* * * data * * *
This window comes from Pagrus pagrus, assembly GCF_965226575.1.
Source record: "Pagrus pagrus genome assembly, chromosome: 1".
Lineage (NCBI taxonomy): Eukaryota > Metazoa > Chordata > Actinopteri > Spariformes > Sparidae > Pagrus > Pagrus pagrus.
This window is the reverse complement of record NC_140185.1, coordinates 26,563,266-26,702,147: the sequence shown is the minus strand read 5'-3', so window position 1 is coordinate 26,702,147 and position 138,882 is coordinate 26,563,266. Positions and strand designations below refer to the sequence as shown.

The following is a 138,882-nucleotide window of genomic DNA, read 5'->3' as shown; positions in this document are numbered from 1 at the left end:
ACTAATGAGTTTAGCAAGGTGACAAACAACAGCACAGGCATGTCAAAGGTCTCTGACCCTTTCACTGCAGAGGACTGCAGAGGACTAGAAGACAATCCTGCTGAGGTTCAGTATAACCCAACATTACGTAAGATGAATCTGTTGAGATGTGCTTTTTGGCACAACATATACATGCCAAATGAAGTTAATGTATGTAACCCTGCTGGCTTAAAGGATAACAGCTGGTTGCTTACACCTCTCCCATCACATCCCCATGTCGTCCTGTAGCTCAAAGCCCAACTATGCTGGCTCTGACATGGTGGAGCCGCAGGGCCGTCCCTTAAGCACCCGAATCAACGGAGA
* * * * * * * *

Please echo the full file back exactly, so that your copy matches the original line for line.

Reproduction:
This window comes from Pagrus pagrus, assembly GCF_965226575.1.
Source record: "Pagrus pagrus genome assembly, chromosome: 1".
Lineage (NCBI taxonomy): Eukaryota > Metazoa > Chordata > Actinopteri > Spariformes > Sparidae > Pagrus > Pagrus pagrus.
This window is the reverse complement of record NC_140185.1, coordinates 26,563,266-26,702,147: the sequence shown is the minus strand read 5'-3', so window position 1 is coordinate 26,702,147 and position 138,882 is coordinate 26,563,266. Positions and strand designations below refer to the sequence as shown.

The following is a 138,882-nucleotide window of genomic DNA, read 5'->3' as shown; positions in this document are numbered from 1 at the left end:
ACTAATGAGTTTAGCAAGGTGACAAACAACAGCACAGGCATGTCAAAGGTCTCTGACCCTTTCACTGCAGAGGACTGCAGAGGACTAGAAGACAATCCTGCTGAGGTTCAGTATAACCCAACATTACGTAAGATGAATCTGTTGAGATGTGCTTTTTGGCACAACATATACATGCCAAATGAAGTTAATGTATGTAACCCTGCTGGCTTAAAGGATAACAGCTGGTTGCTTACACCTCTCCCATCACATCCCCATGTCGTCCTGTAGCTCAAAGCCCAACTATGCTGGCTCTGACATGGTGGAGCCGCAGGGCCGTCCCTTAAGCACCCGAATCAACGGAGA